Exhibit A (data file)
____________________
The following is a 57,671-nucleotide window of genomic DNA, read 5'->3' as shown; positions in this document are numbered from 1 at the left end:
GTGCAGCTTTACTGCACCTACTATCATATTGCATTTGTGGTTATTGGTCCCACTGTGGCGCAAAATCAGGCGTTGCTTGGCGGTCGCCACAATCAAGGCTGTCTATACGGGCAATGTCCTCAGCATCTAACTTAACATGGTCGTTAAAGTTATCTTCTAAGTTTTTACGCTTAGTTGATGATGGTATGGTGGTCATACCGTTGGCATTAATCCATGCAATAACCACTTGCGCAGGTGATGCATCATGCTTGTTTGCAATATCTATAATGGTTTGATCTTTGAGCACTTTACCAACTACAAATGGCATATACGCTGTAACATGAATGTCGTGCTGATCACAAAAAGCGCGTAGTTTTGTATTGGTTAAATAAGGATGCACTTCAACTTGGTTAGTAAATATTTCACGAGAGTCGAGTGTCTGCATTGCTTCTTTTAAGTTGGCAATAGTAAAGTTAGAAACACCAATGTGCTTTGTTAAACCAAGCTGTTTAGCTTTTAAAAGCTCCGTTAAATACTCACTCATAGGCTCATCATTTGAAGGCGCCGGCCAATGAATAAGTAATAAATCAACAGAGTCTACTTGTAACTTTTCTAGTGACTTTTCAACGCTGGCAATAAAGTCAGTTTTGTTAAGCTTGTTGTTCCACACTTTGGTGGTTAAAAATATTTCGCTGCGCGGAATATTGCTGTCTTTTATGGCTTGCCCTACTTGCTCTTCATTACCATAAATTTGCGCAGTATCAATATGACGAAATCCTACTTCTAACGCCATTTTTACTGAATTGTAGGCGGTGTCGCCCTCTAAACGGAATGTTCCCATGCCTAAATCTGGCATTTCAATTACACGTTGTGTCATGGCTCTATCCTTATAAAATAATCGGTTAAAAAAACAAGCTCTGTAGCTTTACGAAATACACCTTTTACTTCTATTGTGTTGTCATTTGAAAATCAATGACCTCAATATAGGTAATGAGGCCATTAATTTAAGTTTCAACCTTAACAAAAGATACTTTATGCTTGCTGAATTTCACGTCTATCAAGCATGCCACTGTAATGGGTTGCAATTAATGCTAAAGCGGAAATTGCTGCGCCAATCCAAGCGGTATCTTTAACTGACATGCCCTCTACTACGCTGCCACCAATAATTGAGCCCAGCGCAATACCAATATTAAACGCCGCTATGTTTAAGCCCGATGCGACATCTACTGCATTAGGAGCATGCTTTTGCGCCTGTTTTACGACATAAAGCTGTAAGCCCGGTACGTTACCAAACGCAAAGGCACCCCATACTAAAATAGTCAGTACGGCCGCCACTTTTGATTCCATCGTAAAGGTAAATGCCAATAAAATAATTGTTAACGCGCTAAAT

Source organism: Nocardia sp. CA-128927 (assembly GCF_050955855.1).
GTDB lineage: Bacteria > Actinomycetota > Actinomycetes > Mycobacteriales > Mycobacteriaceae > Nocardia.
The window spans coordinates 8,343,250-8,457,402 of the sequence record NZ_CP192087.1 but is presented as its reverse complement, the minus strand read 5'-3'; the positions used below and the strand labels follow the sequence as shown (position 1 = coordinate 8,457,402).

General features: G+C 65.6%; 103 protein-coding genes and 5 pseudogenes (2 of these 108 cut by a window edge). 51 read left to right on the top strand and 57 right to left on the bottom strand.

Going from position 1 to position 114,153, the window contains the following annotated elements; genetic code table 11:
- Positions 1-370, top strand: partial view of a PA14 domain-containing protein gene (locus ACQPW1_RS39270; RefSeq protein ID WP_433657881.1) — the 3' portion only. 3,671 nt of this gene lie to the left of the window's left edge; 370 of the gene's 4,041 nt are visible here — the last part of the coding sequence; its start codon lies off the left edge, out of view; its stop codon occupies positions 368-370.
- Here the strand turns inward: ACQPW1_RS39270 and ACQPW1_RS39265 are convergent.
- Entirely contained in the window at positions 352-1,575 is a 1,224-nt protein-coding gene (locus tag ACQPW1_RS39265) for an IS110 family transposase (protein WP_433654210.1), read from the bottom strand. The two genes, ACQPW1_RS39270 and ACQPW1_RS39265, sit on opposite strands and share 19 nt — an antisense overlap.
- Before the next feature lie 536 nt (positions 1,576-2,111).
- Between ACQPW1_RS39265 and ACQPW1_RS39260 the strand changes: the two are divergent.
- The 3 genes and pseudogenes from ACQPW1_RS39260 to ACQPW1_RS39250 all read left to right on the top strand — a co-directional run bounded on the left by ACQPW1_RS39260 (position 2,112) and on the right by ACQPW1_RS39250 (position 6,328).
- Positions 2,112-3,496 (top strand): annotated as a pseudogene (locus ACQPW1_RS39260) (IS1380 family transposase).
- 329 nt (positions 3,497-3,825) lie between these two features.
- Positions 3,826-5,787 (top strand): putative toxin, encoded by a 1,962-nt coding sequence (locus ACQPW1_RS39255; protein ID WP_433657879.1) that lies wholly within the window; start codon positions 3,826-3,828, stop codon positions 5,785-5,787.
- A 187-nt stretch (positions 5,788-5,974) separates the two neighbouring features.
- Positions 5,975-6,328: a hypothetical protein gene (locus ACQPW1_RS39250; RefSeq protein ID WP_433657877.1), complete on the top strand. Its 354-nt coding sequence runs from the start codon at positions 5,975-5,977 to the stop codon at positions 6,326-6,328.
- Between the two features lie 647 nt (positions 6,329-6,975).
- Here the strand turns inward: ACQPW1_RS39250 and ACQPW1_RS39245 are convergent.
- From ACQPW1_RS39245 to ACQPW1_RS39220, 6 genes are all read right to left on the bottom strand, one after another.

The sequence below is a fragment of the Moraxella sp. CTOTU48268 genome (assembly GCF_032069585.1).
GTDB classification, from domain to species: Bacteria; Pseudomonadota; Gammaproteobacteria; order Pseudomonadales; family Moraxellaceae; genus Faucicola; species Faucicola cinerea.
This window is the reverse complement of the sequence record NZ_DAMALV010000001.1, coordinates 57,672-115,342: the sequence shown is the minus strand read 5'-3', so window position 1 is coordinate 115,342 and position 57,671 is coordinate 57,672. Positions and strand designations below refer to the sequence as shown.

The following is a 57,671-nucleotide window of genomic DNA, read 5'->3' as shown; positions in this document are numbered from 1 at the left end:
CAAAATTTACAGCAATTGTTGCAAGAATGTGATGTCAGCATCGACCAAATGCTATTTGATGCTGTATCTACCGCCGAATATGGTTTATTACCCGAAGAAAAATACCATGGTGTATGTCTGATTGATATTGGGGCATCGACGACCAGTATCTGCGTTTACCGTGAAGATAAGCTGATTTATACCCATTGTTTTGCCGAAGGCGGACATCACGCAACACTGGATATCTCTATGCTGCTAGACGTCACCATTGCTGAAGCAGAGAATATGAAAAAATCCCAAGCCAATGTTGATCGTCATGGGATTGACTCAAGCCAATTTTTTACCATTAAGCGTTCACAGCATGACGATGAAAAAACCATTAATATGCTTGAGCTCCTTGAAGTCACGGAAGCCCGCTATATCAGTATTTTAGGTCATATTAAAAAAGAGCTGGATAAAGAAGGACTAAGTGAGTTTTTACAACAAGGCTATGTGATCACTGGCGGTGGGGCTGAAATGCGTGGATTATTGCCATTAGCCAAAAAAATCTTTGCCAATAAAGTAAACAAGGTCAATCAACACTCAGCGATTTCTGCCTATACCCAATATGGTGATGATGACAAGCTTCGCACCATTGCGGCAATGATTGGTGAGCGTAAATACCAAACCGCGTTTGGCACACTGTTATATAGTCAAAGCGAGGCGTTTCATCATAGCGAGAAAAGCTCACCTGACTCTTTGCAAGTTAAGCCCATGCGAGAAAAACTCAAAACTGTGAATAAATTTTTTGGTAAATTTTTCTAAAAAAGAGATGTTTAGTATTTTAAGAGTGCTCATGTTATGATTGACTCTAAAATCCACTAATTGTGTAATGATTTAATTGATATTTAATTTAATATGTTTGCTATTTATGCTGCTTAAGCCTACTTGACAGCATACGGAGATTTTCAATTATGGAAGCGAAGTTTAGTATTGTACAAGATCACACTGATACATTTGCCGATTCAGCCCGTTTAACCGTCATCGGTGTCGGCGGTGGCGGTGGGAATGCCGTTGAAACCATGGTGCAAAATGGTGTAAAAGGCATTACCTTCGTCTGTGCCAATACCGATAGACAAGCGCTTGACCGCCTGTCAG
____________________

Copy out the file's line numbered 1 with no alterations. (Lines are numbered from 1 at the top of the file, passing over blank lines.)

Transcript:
The following is a 57,671-nucleotide window of genomic DNA, read 5'->3' as shown; positions in this document are numbered from 1 at the left end: